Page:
In his 2000 craft book On Writing, Stephen King says,
We are talking about tools and carpentry, about words and style… but as we move along, you’d do well to remember that we are also talking about magic.
It can be difficult to forget the magic part when you’re deep into a writing project, when you’re in the weeds of the ninth draft or struggling with the end of a scene halfway through the first draft or re-reading the closing scene for the forty-seventh time.
So much of writing is indeed about tools and carpentry, about words and style. You can’t write a book without them. And the more you understand how to utilize the tools as your disposal, the more you experiment with your words and style, the better your work will be in the long run. You have to master the basics. You have to fail, and fail often. You have to try new styles, new genres, kinds of characters and stories.
And you have to never, never, forget the magic.
I have tough days when I’m writing. Endless moments of self doubt. After years and years of writing multiple novels, you’d think I sit down at the computer now filled with confidence, knowing exactly how to do this. I have more experience now than I did in my twenties, I’ve written way more novels than I ever imagined I could.
Yet every time I sit down to write, whether it’s new prose or a current revision, there’s always a little bit of fear. That I’ll mess up the scene. That I won’t get the images in my head down on paper exactly as I’d like. That the scene actually worked better in the sixth draft and now in the tenth draft I’m making it worse.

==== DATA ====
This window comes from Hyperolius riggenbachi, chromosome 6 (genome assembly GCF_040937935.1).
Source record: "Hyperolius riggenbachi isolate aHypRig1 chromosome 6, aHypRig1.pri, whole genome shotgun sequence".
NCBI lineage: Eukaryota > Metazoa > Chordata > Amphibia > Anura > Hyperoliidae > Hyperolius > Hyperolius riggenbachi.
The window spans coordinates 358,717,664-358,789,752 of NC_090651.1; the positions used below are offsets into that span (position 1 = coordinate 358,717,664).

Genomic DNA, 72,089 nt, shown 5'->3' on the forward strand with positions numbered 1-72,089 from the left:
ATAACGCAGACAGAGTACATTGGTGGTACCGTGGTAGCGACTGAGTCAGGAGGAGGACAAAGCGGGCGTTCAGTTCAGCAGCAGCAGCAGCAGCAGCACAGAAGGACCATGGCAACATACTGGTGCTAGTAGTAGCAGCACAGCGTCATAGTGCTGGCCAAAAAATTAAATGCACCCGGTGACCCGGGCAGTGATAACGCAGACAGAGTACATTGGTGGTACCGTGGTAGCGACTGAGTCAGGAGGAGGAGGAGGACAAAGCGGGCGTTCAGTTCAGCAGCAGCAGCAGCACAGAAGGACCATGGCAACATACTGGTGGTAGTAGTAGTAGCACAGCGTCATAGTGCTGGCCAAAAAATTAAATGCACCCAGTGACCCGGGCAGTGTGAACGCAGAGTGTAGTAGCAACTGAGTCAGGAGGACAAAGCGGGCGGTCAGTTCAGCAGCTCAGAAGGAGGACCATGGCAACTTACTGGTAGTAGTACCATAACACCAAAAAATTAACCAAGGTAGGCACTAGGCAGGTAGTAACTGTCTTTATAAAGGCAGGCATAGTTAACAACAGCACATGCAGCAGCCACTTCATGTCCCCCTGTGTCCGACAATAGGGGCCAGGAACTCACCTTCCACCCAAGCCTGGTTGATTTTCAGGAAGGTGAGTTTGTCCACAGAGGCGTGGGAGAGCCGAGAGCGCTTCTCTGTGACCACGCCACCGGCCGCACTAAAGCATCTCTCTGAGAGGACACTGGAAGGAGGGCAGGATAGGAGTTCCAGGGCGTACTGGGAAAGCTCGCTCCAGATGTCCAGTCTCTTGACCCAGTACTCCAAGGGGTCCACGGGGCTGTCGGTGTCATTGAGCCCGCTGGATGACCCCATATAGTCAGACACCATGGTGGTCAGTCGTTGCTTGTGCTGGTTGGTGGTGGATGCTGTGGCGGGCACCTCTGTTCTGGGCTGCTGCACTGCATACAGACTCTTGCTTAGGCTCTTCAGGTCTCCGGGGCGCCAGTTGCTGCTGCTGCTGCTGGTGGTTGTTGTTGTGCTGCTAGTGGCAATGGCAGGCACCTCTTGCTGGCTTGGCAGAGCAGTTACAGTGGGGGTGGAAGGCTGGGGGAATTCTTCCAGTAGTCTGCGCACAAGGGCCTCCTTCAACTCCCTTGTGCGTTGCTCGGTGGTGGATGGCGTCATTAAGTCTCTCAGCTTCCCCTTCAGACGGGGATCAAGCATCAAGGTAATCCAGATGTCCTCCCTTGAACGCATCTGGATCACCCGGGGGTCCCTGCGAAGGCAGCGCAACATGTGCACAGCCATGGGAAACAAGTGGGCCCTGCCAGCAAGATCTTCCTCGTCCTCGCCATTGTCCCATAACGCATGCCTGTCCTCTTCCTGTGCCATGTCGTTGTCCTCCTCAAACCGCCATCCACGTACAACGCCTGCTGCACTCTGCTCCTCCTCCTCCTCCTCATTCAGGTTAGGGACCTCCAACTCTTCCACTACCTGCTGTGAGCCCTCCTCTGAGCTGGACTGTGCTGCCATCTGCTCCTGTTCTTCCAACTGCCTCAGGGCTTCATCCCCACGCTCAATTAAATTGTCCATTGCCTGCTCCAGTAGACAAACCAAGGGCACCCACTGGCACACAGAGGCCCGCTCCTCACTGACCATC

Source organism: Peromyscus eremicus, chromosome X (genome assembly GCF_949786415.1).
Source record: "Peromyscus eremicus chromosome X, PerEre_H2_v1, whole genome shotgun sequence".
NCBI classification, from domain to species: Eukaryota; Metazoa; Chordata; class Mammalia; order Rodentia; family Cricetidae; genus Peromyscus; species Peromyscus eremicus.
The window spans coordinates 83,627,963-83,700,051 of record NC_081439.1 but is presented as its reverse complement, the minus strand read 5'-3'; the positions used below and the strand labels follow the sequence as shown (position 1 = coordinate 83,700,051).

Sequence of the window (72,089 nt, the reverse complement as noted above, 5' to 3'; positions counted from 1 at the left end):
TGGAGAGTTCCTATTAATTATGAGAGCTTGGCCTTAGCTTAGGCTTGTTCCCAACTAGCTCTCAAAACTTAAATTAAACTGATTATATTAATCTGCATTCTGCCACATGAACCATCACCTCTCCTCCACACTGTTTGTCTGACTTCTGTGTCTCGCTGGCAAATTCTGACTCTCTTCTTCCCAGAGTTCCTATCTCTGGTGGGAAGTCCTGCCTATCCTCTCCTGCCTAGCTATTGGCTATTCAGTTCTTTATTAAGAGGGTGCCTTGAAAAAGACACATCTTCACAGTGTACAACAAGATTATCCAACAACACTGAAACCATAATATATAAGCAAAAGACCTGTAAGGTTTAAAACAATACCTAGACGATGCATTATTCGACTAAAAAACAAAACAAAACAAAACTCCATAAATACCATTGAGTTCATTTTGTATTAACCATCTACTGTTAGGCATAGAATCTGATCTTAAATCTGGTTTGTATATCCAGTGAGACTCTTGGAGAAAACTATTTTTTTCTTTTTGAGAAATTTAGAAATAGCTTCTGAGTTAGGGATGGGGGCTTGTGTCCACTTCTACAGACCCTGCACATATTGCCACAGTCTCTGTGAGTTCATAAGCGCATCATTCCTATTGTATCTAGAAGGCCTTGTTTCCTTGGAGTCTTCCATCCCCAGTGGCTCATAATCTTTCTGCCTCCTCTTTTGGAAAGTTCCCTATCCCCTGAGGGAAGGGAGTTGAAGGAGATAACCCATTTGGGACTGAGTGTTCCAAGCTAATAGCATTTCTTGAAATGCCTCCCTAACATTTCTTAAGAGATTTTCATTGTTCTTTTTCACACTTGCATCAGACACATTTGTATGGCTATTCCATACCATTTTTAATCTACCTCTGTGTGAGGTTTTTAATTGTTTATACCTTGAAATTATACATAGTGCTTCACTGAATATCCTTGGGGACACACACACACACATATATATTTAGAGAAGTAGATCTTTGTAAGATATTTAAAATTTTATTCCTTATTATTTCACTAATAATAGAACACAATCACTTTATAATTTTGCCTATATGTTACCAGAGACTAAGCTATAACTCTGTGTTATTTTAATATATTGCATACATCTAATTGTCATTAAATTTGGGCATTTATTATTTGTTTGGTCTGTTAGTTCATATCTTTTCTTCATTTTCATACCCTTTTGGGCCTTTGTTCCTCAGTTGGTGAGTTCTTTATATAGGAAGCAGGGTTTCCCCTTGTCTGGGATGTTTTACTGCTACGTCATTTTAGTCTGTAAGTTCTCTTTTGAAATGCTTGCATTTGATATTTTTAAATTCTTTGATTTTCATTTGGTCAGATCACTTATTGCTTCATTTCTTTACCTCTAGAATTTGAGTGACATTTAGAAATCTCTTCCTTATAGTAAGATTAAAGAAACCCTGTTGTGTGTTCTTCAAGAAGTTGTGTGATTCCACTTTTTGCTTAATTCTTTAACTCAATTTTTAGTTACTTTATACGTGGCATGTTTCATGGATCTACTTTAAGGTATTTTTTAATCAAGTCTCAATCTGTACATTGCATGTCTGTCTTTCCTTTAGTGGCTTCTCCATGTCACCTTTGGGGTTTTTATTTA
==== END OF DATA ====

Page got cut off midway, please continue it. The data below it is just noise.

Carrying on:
Writing a novel is an extremely difficult and arduous process. It’s not enough to just write a first draft, maybe do a polish or two, and be done with it. If you’re serious about writing, you have to not only commit to completing a first draft but then spend many months or even years to revise it to the point where everything works — the story, the characters, the pacing, the surprises. Sometimes you nail it fast. Sometimes it takes awhile. And sometimes you step away from the computer feeling less than, feeling like if had just a little more talent you could make the manuscript work.
For the last 18 months I’ve been working primarily on two novels. One went through more than a dozen drafts before it went out on submission. The other is currently in its ninth draft, with probably another two or three more to go. Nothing has ever been as hard as the work I’ve done for the last year and a half. I’ve used everything I know, everything I’ve ever learned, in trying to make these two projects soar. I’ve learned so much, and I’ve smiled, and I’ve cried, and I’m put my blood, sweat, and tears into every page of these two projects. I love both stories so much, and I’ve used the tools at my disposal, the words that feel right, to craft books I know in my heart are the best they can be.
What’s kept me going? The possibility of being traditionally published, yes, of course. The possibility that readers all around the world might one day get to discover these characters I adore, these narratives that I’ve tried to make unique and compelling.
But what’s kept me going the most… is the magic. The pure magic of storytelling. The way, with just words, you can create an entire world and live there for the longest time. The magic I felt as a kid when I read my first books sometimes gets a little lost when I’m working hard on the latest draft of my new book. But when it comes back, when I remember that magic in all its forms, the work stops being work, and the joy of writing comes through in ways I never expect.
Writing is hard. Really, really, really hard.
But as long as you keep the magic alive, there’s no telling what you’ll be able to achieve. Embrace the magic, and you’ll find the joy. Every time.